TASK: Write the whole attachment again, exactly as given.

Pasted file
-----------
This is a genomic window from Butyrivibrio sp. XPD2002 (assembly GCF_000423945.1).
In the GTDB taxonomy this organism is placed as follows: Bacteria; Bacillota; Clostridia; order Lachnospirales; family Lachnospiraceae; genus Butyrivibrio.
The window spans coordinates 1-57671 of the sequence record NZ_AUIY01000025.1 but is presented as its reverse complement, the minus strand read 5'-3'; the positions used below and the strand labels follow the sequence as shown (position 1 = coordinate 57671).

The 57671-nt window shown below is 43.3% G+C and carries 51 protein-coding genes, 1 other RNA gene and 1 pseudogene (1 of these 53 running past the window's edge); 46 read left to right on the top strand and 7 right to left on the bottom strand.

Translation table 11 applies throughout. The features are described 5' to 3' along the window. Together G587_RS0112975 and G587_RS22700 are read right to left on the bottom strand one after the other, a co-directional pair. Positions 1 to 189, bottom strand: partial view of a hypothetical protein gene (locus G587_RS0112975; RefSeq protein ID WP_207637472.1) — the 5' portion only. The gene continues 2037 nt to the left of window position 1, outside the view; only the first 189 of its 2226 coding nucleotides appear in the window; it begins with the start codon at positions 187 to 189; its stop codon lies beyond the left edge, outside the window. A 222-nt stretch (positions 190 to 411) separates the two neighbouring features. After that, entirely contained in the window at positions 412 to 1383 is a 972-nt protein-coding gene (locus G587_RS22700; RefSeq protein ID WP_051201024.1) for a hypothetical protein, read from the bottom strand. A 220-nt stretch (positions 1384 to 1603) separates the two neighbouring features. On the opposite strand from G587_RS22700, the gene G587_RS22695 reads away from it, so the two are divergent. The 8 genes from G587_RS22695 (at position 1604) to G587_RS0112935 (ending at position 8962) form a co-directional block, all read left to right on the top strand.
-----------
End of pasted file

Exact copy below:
This is a genomic window from Butyrivibrio sp. XPD2002 (assembly GCF_000423945.1).
In the GTDB taxonomy this organism is placed as follows: Bacteria; Bacillota; Clostridia; order Lachnospirales; family Lachnospiraceae; genus Butyrivibrio.
The window spans coordinates 1-57671 of the sequence record NZ_AUIY01000025.1 but is presented as its reverse complement, the minus strand read 5'-3'; the positions used below and the strand labels follow the sequence as shown (position 1 = coordinate 57671).

The 57671-nt window shown below is 43.3% G+C and carries 51 protein-coding genes, 1 other RNA gene and 1 pseudogene (1 of these 53 running past the window's edge); 46 read left to right on the top strand and 7 right to left on the bottom strand.

Translation table 11 applies throughout. The features are described 5' to 3' along the window. Together G587_RS0112975 and G587_RS22700 are read right to left on the bottom strand one after the other, a co-directional pair. Positions 1 to 189, bottom strand: partial view of a hypothetical protein gene (locus G587_RS0112975; RefSeq protein ID WP_207637472.1) — the 5' portion only. The gene continues 2037 nt to the left of window position 1, outside the view; only the first 189 of its 2226 coding nucleotides appear in the window; it begins with the start codon at positions 187 to 189; its stop codon lies beyond the left edge, outside the window. A 222-nt stretch (positions 190 to 411) separates the two neighbouring features. After that, entirely contained in the window at positions 412 to 1383 is a 972-nt protein-coding gene (locus G587_RS22700; RefSeq protein ID WP_051201024.1) for a hypothetical protein, read from the bottom strand. A 220-nt stretch (positions 1384 to 1603) separates the two neighbouring features. On the opposite strand from G587_RS22700, the gene G587_RS22695 reads away from it, so the two are divergent. The 8 genes from G587_RS22695 (at position 1604) to G587_RS0112935 (ending at position 8962) form a co-directional block, all read left to right on the top strand.